Rory Cellan-Jones

Privacy on Facebook

  • Rory Cellan-Jones
  • 18 Mar 08, 22:45 GMT

Perhaps Mark Zuckerberg read our recent interview with Sir Tim Berners-Lee or perhaps Facebook's founder realises that privacy will go on being the hot topic for internet users that it's become over the past twelve months.

Facebook websiteWhatever the reason, Facebook has unveiled what it says is a new policy on privacy. The press release says the aim is to give users more control over the information they choose to share. It goes on to explain that the two main features are "a standardized privacy interface across the site and new privacy options."

Is that perfectly clear? Well, not entirely. What is a "standardized privacy interface" when it's at home? The 75% of users who never bother to change their default privacy settings probably won't care. But read on, and it seems the main change is the ability to differentiate between different groups of friends - and give them different levels of access to your information.

This is interesting because it tackles one of the issues that worried many older users of social networking sites when the phenomenon took off last year. Namely, do I really want to mix my different sets of friends - work, college, pub, family - in one great big melting pot? So you might share a joke with your managers at work - but do you really want them to see the photos of your stag night?

Now you can put them on a separate list - and, according to Facebook, they won't realise because your lists are known only to you. Which deals with that embarrassing situation where the boss asks you to be his friend and you don't quite know how to give him the brush-off. Now you just put him in a list all of his own.

Mind you, in my case I've found that mixing up a strange brew of old friends, new friends, colleagues and people I've never met, has its charms. I've been perfectly happy for them all to get exactly the same information - and quite careful not to place anything online that I would not want any single one of them to see. Dividing them back into separate social groups might - for me at least - diminish the appeal.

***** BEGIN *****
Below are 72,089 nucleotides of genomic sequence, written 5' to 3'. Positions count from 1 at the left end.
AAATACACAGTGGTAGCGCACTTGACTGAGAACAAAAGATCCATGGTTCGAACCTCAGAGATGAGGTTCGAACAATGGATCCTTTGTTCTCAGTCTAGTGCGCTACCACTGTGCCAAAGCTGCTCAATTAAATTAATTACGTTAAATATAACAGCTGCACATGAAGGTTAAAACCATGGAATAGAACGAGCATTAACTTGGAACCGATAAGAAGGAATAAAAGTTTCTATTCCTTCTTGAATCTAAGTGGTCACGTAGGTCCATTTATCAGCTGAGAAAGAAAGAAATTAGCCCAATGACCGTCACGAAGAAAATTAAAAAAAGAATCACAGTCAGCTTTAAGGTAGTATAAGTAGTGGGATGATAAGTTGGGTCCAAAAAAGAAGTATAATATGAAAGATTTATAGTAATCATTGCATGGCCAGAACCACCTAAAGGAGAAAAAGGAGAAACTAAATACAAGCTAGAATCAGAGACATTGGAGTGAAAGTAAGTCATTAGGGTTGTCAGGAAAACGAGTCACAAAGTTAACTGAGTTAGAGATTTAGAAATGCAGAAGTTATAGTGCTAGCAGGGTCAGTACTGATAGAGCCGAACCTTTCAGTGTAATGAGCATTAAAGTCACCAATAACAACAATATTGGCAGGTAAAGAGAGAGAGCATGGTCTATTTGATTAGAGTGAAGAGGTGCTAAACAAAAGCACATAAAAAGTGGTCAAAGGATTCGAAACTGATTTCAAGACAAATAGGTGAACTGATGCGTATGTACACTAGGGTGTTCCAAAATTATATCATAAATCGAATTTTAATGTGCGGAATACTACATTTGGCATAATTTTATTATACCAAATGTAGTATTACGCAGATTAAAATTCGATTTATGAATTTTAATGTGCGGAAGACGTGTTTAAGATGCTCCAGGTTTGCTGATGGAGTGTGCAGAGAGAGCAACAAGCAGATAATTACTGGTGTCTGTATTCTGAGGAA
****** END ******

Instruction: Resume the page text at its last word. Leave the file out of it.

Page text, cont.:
What is clear is that using Facebook and navigating its etiquette is becoming a lot more complicated. What started off as a nice clean whiteboard where you could leave simple messages for your friends has become a sophisticated and sometimes irritating game of social chess.

By the way, Facebook has also confirmed that it's launching a chat application. So now you'll also have to decide just which of your friends goes on your buddy list. Decisions, decisions.


I think this is a fantastic announcement, and can't wait to be able to add my parents!

When I added my mobile phone number to my profile, I deleted three quarters of my friends, so being able to restrict that will be fantastic, and mean I am able to communicate with more people. Simple!

In response to what you say about how complex Facebook is becoming, it is as complex as you make it!

I initially tried to keep to the core applications, then succumbed to the temptation of Scrabulous (and the problems it has lead to for me personally), but recently, I have found myself adding applications, for instance, to accept an Egg from a friend, that after 4 antagonising days of watching in eager anticipation, hatched into a breakfast.